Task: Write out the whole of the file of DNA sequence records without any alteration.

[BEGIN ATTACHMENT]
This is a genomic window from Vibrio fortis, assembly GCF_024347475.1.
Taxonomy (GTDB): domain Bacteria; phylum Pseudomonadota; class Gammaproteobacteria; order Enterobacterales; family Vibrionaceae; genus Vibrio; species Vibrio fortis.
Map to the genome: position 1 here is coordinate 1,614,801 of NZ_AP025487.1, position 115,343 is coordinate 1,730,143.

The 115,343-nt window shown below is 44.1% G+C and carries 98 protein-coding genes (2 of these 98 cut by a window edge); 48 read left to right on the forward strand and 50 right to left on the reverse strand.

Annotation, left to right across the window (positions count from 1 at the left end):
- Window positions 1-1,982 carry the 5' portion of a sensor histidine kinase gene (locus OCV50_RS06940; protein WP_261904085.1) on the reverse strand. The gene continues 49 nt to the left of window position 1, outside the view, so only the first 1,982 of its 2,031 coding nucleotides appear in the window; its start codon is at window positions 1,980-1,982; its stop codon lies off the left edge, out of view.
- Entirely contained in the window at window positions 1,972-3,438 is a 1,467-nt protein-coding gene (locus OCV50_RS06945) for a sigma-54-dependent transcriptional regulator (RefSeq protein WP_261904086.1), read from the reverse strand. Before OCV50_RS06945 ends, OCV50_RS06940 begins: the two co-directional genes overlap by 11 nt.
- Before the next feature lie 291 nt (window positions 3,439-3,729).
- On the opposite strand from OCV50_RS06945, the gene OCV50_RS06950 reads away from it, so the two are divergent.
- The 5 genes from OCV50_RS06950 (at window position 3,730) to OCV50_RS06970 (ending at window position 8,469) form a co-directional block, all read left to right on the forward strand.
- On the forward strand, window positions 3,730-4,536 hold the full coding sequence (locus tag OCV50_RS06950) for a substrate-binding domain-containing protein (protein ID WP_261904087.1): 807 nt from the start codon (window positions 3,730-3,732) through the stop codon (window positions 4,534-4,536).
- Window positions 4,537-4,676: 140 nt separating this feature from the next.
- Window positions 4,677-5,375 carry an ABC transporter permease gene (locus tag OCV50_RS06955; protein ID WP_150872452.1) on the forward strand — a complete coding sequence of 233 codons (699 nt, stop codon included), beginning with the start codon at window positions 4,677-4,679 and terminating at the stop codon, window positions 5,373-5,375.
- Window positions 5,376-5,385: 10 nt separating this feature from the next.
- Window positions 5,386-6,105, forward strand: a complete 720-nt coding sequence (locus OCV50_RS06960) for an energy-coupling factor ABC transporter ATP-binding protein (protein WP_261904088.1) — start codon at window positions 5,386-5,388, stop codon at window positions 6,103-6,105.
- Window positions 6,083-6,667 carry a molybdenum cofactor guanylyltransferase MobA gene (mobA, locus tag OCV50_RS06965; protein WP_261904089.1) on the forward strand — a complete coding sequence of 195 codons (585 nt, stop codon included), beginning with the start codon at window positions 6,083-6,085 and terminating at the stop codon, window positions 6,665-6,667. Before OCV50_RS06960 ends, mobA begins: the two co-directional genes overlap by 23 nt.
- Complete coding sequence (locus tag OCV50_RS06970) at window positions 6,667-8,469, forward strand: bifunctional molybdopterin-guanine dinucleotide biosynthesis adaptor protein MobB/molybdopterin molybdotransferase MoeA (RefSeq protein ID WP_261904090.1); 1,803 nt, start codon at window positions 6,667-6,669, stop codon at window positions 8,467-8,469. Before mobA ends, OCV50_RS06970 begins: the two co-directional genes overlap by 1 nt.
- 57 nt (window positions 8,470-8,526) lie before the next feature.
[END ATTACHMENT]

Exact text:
This is a genomic window from Vibrio fortis, assembly GCF_024347475.1.
Taxonomy (GTDB): domain Bacteria; phylum Pseudomonadota; class Gammaproteobacteria; order Enterobacterales; family Vibrionaceae; genus Vibrio; species Vibrio fortis.
Map to the genome: position 1 here is coordinate 1,614,801 of NZ_AP025487.1, position 115,343 is coordinate 1,730,143.

The 115,343-nt window shown below is 44.1% G+C and carries 98 protein-coding genes (2 of these 98 cut by a window edge); 48 read left to right on the forward strand and 50 right to left on the reverse strand.

Annotation, left to right across the window (positions count from 1 at the left end):
- Window positions 1-1,982 carry the 5' portion of a sensor histidine kinase gene (locus OCV50_RS06940; protein WP_261904085.1) on the reverse strand. The gene continues 49 nt to the left of window position 1, outside the view, so only the first 1,982 of its 2,031 coding nucleotides appear in the window; its start codon is at window positions 1,980-1,982; its stop codon lies off the left edge, out of view.
- Entirely contained in the window at window positions 1,972-3,438 is a 1,467-nt protein-coding gene (locus OCV50_RS06945) for a sigma-54-dependent transcriptional regulator (RefSeq protein WP_261904086.1), read from the reverse strand. Before OCV50_RS06945 ends, OCV50_RS06940 begins: the two co-directional genes overlap by 11 nt.
- Before the next feature lie 291 nt (window positions 3,439-3,729).
- On the opposite strand from OCV50_RS06945, the gene OCV50_RS06950 reads away from it, so the two are divergent.
- The 5 genes from OCV50_RS06950 (at window position 3,730) to OCV50_RS06970 (ending at window position 8,469) form a co-directional block, all read left to right on the forward strand.
- On the forward strand, window positions 3,730-4,536 hold the full coding sequence (locus tag OCV50_RS06950) for a substrate-binding domain-containing protein (protein ID WP_261904087.1): 807 nt from the start codon (window positions 3,730-3,732) through the stop codon (window positions 4,534-4,536).
- Window positions 4,537-4,676: 140 nt separating this feature from the next.
- Window positions 4,677-5,375 carry an ABC transporter permease gene (locus tag OCV50_RS06955; protein ID WP_150872452.1) on the forward strand — a complete coding sequence of 233 codons (699 nt, stop codon included), beginning with the start codon at window positions 4,677-4,679 and terminating at the stop codon, window positions 5,373-5,375.
- Window positions 5,376-5,385: 10 nt separating this feature from the next.
- Window positions 5,386-6,105, forward strand: a complete 720-nt coding sequence (locus OCV50_RS06960) for an energy-coupling factor ABC transporter ATP-binding protein (protein WP_261904088.1) — start codon at window positions 5,386-5,388, stop codon at window positions 6,103-6,105.
- Window positions 6,083-6,667 carry a molybdenum cofactor guanylyltransferase MobA gene (mobA, locus tag OCV50_RS06965; protein WP_261904089.1) on the forward strand — a complete coding sequence of 195 codons (585 nt, stop codon included), beginning with the start codon at window positions 6,083-6,085 and terminating at the stop codon, window positions 6,665-6,667. Before OCV50_RS06960 ends, mobA begins: the two co-directional genes overlap by 23 nt.
- Complete coding sequence (locus tag OCV50_RS06970) at window positions 6,667-8,469, forward strand: bifunctional molybdopterin-guanine dinucleotide biosynthesis adaptor protein MobB/molybdopterin molybdotransferase MoeA (RefSeq protein ID WP_261904090.1); 1,803 nt, start codon at window positions 6,667-6,669, stop codon at window positions 8,467-8,469. Before mobA ends, OCV50_RS06970 begins: the two co-directional genes overlap by 1 nt.
- 57 nt (window positions 8,470-8,526) lie before the next feature.